• March 1, 2009

Bell v. Hershey, 8th Cir. File No. 08-2458 (oral argument, January 15, 2009; case decided February 25, 2009).

Plaintiff brought a class action antitrust lawsuit in Iowa state court pleading $4.99 million in damages to fall under the $5 million jurisdictional amount which is required to get into federal court. (The plaintiff alleged that it might amend at some future time to claim in excess of $5 million.) Defendant removed the case to federal court under the Class Action Fairness Act (“CAFA”). The Iowa District Court remanded to state court. Defendant appealed the remand. (28 U.S.C. Sec. 1453(c)(1) allows appeal of remand for CAFA cases, an exception to the general rule that remand orders are not immediately appealable.)

Can plaintiffs so easily maneuver around federal jurisdiction? Does it matter that under Iowa law (as in Minnesota law) plaintiffs are not supposed to plead specific damages claimed (but, rather, something like, “damages in excess of $50,000”)? The Eighth Circuit has now ruled in a way that will make CAFA removal by defendants easier and remand to state court by plaintiffs much more difficult.

This was an important case on a critical issue: what is the burden of proof in order to establish the CAFA jurisdictional amount? “Legal certainty”? “Preponderance of the evidence”? Circuit courts across the country have come out quite differently in responding to this question. The Eight Circuit has now held that if the manufacturers prove a jurisdictional amount in excess of $5 million by a preponderance of evidence, the amount in controversy is satisfied. Remand would only be appropriate if the plaintiff can establish that it is legally impossible to recover in excess of the jurisdictional amount.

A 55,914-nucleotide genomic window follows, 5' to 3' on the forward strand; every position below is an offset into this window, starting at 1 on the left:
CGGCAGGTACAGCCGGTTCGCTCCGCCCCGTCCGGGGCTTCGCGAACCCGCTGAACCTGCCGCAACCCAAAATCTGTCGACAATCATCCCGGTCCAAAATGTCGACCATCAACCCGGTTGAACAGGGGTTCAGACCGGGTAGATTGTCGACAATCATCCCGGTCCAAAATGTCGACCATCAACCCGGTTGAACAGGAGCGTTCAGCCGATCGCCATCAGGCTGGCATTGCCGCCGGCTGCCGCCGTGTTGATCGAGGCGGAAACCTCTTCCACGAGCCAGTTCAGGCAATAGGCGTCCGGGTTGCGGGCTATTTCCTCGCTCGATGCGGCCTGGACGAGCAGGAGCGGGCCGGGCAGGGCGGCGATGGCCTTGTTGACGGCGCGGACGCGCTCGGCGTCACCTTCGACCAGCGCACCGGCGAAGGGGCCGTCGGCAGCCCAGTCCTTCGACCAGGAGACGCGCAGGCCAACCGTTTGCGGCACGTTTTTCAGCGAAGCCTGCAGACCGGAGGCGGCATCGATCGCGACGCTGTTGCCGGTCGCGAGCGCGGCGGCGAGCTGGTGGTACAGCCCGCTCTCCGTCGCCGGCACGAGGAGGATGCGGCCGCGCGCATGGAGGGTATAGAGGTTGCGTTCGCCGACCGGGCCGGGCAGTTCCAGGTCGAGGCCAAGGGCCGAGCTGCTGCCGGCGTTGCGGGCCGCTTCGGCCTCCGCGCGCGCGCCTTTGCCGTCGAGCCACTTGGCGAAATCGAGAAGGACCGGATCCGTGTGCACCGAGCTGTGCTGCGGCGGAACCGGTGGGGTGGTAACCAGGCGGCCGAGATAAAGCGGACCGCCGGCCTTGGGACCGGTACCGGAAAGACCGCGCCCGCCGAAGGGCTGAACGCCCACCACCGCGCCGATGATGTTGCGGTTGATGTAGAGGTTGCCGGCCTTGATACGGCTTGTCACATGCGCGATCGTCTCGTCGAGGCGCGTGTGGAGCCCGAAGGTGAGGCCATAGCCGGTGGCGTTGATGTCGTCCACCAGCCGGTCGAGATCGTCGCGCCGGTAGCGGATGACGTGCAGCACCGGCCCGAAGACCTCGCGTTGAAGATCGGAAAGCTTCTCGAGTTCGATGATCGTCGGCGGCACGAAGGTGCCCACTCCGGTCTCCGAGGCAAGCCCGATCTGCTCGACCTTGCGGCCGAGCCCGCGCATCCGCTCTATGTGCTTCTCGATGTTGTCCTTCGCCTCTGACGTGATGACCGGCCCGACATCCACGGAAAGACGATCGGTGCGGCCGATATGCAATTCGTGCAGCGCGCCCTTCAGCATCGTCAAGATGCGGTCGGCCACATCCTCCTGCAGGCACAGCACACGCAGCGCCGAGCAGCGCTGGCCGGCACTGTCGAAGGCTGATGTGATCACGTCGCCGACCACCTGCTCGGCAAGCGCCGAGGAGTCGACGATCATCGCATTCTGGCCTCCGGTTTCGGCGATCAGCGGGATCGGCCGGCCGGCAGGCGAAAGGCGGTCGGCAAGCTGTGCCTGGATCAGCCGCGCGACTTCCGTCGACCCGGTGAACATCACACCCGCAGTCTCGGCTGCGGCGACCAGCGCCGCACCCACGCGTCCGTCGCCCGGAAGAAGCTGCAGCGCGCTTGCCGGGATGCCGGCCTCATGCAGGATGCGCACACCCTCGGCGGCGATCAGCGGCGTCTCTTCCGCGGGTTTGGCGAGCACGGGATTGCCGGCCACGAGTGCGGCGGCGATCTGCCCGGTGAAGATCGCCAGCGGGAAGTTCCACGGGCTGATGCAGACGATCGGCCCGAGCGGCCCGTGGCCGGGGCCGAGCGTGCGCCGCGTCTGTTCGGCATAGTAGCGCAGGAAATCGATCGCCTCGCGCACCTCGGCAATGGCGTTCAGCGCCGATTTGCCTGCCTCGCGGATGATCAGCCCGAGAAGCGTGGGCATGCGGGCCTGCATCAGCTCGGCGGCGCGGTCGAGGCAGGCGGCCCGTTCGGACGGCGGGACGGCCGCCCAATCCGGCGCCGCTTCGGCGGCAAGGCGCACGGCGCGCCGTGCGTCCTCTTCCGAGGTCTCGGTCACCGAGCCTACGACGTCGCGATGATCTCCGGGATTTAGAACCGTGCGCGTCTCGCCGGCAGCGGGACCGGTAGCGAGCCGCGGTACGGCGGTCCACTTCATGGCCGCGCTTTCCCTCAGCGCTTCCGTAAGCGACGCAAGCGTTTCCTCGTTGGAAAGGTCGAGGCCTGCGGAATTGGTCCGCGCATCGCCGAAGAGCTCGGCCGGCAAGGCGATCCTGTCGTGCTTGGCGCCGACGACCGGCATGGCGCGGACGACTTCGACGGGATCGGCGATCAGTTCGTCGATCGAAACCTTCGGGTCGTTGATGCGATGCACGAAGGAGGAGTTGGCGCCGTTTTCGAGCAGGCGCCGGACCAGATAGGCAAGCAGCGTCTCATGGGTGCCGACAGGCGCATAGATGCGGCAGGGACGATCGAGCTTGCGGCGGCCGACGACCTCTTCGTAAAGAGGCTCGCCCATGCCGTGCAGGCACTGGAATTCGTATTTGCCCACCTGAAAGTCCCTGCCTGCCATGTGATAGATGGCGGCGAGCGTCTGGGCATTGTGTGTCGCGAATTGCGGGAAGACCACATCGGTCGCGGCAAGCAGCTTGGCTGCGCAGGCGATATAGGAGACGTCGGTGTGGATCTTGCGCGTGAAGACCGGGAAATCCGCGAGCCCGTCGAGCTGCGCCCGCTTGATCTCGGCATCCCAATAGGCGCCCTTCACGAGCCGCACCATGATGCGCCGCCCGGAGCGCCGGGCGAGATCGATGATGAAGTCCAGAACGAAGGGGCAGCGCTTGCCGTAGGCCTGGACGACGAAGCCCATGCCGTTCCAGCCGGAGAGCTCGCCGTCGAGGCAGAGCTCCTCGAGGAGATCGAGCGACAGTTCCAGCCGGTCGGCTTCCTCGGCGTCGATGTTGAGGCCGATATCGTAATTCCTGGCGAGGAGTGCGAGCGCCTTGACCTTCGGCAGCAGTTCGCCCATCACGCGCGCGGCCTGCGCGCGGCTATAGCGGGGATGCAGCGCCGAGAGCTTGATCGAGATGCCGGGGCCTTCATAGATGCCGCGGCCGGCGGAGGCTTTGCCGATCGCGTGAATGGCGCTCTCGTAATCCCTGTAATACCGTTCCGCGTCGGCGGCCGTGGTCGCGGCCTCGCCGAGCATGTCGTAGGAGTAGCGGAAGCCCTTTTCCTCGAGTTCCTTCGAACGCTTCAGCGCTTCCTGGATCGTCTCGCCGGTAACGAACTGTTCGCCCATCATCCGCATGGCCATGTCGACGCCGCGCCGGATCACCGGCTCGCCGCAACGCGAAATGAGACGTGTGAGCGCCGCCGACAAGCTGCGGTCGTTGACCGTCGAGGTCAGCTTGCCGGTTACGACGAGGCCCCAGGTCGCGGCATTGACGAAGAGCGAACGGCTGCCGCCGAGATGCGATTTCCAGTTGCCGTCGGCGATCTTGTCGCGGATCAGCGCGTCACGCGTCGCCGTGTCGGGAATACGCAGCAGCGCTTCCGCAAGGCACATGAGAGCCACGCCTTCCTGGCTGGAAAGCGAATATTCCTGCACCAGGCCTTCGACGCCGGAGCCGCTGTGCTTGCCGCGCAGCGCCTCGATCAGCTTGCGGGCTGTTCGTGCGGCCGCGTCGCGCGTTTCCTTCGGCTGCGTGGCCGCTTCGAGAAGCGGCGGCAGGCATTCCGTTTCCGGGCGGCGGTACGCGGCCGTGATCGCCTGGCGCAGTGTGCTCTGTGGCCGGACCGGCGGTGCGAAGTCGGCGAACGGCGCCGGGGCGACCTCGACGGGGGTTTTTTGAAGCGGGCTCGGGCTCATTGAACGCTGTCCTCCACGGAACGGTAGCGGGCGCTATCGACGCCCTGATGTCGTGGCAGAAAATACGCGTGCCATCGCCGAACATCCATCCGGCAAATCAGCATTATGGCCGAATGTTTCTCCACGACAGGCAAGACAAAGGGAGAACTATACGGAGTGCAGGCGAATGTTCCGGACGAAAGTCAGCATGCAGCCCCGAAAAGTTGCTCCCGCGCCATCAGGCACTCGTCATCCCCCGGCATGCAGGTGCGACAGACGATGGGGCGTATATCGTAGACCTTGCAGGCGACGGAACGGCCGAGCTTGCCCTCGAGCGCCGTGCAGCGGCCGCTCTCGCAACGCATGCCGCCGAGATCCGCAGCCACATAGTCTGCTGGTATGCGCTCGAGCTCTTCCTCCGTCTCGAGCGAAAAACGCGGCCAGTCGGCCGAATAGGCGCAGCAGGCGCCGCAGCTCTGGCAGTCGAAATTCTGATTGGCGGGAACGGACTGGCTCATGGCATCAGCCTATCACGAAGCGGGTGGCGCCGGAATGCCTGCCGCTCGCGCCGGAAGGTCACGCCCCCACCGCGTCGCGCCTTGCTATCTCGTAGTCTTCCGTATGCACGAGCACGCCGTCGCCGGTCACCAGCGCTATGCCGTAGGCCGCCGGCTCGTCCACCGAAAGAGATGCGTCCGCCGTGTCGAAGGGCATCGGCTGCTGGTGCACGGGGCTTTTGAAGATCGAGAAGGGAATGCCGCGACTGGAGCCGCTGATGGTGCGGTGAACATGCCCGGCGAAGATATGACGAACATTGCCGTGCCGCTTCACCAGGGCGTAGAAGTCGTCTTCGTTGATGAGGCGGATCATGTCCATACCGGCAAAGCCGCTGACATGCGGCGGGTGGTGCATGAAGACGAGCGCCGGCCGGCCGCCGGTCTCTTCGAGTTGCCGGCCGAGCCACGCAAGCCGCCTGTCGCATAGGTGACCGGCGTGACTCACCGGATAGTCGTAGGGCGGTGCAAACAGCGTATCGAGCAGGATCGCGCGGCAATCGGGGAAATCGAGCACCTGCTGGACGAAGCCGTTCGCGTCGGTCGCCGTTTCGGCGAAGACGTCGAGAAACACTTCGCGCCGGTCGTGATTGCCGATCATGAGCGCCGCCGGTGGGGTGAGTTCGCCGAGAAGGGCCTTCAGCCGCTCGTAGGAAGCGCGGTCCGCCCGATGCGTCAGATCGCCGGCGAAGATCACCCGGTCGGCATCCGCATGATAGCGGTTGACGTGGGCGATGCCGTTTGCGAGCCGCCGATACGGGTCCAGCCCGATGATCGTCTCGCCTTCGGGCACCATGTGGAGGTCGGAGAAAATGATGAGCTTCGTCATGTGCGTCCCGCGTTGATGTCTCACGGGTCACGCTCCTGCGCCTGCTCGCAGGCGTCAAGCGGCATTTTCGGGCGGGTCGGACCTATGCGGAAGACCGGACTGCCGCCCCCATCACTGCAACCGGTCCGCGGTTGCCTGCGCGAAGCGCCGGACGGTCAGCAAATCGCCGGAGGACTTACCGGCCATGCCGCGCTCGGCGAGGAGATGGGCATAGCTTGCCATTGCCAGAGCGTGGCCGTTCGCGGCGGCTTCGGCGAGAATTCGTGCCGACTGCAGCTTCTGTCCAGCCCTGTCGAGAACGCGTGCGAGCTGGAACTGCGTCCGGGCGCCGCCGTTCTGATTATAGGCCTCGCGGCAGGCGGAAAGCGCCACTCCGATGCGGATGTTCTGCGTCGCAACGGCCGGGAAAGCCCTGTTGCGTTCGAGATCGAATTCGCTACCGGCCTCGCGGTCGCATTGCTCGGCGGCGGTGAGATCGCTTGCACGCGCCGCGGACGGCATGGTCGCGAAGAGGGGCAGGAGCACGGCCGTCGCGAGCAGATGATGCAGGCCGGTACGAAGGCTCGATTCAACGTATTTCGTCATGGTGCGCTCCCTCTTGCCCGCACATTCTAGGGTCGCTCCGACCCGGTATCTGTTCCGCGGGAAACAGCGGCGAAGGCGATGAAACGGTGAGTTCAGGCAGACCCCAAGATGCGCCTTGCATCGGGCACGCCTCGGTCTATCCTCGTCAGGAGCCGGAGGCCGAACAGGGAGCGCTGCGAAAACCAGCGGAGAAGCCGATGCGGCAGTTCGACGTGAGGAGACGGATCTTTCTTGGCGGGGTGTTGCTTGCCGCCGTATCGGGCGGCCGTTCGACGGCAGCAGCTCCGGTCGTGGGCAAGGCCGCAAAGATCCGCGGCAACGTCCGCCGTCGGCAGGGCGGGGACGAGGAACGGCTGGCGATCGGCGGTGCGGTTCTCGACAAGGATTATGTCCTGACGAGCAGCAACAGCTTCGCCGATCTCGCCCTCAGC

The 8th Circuit panel for this case was Murphy, Smith, Limbaugh (E.D. Mo.). At oral argument, Judges Smith and Limbaugh seemed disposed to letting plaintiffs choose their forum. They were troubled by the fact, however, that the plaintiff did not definitively disclaim damages in excess of $4.99 million. Judge Murphy seemed concerned about plaintiff’s maneuvering and wondered whether it passed “the smell test.”

Judge Smith asked defense counsel, “Did you provide any evidence” of damages in excess of $5 million? Defense counsel said defendants relied on the allegations in the complaint itself. “How can you rely on the face of the complaint when the complaint alleges less than $5 million,” asked Judge Smith. Defense counsel answered that the prayer for relief was for less than $5 million but the factual allegations would logically lead to damages greater than $5 million.

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